Suppose we look at the twin paradox where the twin traveling at high speed relative to an observer on earth has a clock which counts time by sending photons of light across a distance within the spaceship (perpendicular to the direction of motion) to a detector which counts off 'time' as the interval between photon detections. If the speed of light is constant in both frames, and the distance the photon travels is equal in both frames (no length contraction in the perpendicular direction), won't both observers say the same amount of time has passed in both frames at a later time (suppose the observer on earth uses an identical clock)? Wouldn't a difference in observed time intervals imply differences in the speed of light?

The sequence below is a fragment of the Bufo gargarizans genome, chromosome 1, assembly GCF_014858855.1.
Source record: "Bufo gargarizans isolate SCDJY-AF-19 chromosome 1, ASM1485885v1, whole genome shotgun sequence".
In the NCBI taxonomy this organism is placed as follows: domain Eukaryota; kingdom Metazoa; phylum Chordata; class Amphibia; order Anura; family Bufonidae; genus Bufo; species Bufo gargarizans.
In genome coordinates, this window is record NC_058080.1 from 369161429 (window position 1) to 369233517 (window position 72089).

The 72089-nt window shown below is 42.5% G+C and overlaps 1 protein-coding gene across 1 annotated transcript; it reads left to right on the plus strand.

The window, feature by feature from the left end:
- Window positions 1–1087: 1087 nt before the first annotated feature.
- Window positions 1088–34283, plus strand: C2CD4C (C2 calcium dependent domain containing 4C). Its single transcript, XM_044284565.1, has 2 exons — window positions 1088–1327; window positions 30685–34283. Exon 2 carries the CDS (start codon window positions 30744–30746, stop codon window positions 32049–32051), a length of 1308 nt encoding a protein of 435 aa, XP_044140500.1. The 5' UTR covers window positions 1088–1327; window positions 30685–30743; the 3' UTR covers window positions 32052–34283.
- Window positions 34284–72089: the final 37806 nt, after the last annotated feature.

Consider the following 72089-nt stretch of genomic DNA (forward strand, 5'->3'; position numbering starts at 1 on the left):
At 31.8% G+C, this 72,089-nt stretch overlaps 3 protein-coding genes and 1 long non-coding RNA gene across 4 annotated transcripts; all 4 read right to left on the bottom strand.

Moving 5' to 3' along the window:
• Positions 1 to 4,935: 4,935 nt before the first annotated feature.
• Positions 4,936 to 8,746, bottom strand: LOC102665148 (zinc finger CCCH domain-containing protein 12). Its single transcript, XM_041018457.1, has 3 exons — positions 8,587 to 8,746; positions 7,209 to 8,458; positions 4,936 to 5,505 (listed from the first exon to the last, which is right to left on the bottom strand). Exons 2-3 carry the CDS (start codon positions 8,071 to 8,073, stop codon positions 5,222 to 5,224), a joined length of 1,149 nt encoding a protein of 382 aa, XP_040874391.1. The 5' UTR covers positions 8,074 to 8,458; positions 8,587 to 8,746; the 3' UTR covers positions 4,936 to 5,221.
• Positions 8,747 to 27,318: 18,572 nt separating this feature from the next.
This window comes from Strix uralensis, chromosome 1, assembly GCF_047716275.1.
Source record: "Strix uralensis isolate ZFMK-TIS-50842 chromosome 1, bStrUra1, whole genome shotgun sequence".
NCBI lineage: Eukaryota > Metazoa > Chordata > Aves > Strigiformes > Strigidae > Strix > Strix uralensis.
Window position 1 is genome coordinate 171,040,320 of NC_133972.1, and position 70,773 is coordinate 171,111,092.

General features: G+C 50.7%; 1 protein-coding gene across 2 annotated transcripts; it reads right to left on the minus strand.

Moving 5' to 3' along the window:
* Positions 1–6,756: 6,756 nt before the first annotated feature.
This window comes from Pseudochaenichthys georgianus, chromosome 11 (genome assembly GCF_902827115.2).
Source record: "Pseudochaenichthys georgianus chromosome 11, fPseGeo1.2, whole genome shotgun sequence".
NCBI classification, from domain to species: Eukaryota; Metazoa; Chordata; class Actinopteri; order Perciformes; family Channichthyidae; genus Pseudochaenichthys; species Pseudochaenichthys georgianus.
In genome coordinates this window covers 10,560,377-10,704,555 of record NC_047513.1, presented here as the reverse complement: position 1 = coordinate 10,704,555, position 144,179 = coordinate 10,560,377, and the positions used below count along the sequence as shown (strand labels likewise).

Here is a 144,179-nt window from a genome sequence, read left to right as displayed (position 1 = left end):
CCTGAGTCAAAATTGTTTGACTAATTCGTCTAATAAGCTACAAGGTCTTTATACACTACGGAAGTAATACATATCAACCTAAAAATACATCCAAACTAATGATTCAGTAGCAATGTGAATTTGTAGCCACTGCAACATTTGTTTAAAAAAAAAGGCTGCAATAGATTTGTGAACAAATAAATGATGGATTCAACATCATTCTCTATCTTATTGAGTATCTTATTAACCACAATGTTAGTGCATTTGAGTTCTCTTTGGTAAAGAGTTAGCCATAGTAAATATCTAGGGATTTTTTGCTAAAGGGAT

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The distance the light travels isn't the same in both frames. In the ship frame it looks like:

On ship

And as viewed from Earth the path of the light looks like:

From Earth

So as viewed from Earth the light travels farther than it does when view on the ship. Since $c$ is a constant the interpretation of this is that time is running slowly on the ship.


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